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Italian Supreme Court of Cassation, Joined Sections, No. 24414/2021, 9 September 2021

Italian Supreme Court of Cassation, Joined Sections, No. 24414/2021, 9 September 2021

With a judgment pronounced on 9 September, the Joined Sections of the Supreme Court of Cassation ruled on the long-standing topic of the display of the crucifix in the classrooms of public schools, settling a dispute that the referring Judge (Civil Cassation, Labour Section, no. 19618/2020) had considered raising issues of the utmost importance. The particularity of the case, in many respects different from the previous case law – Italian and European (for all, the famous “Lautsi case”) – derived from the quality of the subject whose legal sphere was assumed to be harmed by the display of the symbol. Specifically, the case involved a teacher of a secondary school, who had been inflicted a 30-day suspension for having removed, during the hours in which he was teaching, the crucifix from the classroom, despite the fact that a previous order had obliged him to comply to the majority decision of the students' assembly, which had decided that the effigy should be displayed.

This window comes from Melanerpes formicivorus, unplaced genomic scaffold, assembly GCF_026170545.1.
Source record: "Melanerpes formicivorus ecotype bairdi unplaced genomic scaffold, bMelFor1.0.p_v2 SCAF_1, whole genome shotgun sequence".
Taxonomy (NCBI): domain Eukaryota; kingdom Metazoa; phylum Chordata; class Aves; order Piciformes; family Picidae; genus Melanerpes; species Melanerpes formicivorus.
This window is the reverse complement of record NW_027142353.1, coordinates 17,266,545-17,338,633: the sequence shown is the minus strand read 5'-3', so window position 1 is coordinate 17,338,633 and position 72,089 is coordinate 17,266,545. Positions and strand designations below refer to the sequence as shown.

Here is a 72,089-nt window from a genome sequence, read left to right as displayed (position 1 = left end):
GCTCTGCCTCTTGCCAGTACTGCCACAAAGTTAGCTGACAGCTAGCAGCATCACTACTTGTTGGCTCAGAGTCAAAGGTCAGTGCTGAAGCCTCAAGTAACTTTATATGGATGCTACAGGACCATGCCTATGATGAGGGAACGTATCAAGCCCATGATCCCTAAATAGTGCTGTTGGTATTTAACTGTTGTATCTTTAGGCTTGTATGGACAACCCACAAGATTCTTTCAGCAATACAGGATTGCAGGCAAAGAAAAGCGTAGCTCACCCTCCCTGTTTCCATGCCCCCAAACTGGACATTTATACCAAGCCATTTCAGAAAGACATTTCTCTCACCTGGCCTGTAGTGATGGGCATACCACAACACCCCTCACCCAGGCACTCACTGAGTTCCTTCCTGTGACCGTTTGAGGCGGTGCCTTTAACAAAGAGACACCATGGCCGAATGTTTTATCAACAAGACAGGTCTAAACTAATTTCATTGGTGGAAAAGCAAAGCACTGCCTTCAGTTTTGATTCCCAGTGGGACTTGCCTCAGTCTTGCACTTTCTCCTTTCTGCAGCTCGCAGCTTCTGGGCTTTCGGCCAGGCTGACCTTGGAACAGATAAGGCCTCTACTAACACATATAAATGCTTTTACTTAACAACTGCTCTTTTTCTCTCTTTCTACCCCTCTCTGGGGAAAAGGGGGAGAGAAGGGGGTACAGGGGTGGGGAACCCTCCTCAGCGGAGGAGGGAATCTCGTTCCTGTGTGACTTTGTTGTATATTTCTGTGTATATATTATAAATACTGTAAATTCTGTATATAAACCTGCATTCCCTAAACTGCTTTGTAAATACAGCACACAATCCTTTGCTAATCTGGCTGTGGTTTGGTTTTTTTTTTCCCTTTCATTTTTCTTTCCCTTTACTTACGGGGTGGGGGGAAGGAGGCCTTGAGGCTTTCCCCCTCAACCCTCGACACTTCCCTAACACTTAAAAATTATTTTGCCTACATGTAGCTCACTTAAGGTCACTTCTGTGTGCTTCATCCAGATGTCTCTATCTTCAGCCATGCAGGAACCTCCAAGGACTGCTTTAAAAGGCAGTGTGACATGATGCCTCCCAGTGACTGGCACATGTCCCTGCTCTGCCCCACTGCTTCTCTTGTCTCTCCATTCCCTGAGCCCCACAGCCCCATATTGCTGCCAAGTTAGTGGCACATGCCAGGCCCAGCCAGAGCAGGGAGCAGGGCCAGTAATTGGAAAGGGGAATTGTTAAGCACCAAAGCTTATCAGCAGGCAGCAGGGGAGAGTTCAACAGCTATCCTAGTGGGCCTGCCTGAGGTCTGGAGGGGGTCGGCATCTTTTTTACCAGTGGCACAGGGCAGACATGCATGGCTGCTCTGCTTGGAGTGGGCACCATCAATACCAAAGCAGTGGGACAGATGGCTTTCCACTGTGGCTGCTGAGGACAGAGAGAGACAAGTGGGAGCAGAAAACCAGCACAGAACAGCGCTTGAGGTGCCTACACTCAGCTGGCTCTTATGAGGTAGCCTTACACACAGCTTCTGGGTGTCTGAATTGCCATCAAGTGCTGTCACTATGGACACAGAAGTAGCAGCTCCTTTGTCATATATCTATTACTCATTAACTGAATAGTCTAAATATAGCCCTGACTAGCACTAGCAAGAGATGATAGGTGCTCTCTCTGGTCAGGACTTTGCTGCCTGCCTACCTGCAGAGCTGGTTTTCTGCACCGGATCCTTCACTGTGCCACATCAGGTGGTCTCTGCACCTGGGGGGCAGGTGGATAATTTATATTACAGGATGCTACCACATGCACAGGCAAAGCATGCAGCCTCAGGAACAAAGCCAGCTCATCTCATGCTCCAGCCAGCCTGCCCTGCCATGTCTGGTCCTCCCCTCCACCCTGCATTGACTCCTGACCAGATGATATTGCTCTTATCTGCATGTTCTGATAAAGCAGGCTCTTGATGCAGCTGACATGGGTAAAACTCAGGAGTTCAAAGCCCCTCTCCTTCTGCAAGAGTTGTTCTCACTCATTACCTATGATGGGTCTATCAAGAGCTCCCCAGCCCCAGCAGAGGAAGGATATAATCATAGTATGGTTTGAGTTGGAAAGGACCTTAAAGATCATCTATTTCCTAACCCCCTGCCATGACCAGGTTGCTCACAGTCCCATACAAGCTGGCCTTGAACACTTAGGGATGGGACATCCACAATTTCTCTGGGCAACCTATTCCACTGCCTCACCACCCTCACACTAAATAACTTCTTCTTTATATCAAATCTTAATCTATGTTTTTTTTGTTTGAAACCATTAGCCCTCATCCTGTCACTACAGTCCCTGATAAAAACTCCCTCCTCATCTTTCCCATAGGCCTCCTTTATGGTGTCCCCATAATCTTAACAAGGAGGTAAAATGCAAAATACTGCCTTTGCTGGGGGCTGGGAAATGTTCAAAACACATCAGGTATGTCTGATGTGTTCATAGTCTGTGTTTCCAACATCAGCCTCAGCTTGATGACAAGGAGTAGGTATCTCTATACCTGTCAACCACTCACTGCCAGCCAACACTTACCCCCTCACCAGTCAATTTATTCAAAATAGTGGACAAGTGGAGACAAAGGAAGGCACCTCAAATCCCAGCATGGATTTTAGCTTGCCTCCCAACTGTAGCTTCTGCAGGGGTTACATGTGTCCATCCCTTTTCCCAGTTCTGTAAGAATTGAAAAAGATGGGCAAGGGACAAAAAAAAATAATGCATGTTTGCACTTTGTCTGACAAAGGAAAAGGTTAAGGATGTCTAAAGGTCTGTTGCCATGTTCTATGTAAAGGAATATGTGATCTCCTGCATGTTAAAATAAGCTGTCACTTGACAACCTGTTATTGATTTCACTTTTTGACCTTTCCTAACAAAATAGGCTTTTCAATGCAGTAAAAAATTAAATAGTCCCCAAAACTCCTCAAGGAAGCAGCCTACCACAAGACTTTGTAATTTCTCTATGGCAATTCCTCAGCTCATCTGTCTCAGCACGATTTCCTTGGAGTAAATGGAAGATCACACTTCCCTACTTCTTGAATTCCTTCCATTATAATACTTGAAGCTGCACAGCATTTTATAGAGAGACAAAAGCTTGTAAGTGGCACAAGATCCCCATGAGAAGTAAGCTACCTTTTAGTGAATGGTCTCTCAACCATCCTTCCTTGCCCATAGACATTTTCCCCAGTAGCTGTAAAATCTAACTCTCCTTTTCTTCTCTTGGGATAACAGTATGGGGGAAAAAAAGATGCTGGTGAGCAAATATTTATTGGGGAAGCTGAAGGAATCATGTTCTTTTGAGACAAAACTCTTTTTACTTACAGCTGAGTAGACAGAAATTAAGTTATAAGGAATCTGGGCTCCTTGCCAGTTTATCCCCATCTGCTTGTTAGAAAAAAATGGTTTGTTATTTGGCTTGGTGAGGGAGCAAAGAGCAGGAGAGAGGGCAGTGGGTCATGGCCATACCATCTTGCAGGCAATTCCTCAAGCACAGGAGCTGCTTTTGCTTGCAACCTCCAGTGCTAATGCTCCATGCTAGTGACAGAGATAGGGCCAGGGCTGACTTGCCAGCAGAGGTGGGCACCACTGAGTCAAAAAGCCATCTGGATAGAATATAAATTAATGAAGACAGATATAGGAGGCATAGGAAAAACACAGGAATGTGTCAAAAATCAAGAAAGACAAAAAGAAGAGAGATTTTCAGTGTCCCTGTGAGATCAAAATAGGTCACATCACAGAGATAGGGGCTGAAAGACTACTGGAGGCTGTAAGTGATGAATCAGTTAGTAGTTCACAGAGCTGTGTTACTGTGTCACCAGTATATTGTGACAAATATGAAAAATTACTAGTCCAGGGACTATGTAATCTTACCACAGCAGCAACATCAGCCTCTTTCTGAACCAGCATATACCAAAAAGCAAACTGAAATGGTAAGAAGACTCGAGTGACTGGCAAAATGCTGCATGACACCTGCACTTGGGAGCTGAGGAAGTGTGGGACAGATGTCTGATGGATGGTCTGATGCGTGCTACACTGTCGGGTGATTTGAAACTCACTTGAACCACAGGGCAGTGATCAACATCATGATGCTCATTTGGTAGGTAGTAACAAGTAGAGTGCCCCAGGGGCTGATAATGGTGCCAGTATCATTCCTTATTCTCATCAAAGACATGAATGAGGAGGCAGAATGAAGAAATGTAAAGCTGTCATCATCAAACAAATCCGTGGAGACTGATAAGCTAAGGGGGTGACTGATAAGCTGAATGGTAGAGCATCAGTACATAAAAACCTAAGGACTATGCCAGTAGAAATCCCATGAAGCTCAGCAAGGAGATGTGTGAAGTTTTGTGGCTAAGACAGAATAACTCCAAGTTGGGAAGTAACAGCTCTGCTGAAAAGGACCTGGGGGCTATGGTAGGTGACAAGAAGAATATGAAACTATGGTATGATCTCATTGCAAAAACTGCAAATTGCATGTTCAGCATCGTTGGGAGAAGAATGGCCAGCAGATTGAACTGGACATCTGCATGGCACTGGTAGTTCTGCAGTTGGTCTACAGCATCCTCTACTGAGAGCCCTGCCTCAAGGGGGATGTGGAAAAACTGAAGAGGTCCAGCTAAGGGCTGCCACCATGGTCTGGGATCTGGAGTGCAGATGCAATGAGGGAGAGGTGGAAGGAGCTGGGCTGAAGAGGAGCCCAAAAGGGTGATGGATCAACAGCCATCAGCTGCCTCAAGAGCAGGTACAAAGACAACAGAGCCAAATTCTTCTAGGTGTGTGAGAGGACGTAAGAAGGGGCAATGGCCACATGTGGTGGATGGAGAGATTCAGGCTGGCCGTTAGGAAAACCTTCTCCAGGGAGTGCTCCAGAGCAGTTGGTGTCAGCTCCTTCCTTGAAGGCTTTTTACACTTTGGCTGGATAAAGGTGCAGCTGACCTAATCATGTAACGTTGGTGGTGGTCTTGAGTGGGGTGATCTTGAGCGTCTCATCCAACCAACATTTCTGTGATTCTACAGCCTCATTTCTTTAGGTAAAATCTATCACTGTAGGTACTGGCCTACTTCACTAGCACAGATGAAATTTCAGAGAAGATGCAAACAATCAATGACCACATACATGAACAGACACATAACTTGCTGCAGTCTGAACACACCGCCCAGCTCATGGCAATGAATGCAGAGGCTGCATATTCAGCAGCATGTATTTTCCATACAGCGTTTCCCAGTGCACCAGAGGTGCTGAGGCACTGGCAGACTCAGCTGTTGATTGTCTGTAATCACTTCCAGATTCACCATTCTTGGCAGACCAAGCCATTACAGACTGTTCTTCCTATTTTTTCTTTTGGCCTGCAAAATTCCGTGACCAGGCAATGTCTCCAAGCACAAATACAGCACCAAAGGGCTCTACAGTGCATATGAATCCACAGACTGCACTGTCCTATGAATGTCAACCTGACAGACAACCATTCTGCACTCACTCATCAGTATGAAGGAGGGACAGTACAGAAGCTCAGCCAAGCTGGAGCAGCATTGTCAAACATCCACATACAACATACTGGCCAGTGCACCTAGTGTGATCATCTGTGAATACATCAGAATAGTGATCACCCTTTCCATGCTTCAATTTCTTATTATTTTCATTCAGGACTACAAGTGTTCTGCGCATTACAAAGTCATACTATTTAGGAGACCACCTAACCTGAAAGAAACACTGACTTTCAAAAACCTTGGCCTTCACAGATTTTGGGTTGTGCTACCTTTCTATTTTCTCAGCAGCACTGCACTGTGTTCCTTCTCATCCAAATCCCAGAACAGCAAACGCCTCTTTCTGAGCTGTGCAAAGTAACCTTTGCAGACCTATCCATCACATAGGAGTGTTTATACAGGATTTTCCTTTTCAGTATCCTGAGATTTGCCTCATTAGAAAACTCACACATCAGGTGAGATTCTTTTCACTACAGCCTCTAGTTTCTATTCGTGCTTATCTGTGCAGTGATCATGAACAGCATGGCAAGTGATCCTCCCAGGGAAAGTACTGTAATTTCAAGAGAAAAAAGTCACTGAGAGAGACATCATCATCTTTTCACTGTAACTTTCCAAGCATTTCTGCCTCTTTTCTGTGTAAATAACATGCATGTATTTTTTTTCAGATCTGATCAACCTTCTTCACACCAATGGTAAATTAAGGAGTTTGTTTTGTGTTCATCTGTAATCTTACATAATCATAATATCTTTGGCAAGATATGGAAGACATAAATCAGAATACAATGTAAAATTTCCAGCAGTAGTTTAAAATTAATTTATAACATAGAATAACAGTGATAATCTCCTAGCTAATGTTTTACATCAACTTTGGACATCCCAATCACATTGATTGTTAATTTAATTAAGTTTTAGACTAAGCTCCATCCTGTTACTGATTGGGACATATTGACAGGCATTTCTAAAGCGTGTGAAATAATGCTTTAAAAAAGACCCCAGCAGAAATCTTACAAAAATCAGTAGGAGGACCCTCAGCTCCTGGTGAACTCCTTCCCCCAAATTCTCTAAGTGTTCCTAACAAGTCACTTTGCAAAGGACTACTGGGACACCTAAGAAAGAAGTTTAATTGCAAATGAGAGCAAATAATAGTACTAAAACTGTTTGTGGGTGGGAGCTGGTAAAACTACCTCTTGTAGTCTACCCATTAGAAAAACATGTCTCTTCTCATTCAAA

In giving a decision that is only partially favorable to the teacher, the Court's ruling provides arguments of deep theoretical commitment, which can be briefly summarized as follows:


(I) the presence of the crucifix in school classrooms cannot be considered compulsory, given that such a requirement would conflict with the supreme principle of secularity (“laicità”) of the Italian Republic, under which the latter needs to be impartial and equidistant with respect to each religious organization;

(II) the display of the symbol cannot, in any case, be considered prohibited. It follows that the choice of the school community, if favorable to such display, must be supported, provided that it is respectful of the method of a “reasonable accommodation”, which requires to satisfy at least partially (for example by guaranteeing an influence on the timing and methods of exposure) the claims of the dissenting minority;

(III) being an essentially “passive” symbol, the crucifix is ​​unsuitable for suggesting a link between the teaching function and a specific religious belief. It follows that a service order such as the disputed one – illegitimate as it is not “accommodating”, in the sense just clarified – must in any case be considered deprived of any, direct or indirect, discriminatory attitude.


(Comment by Nadia Spadaro)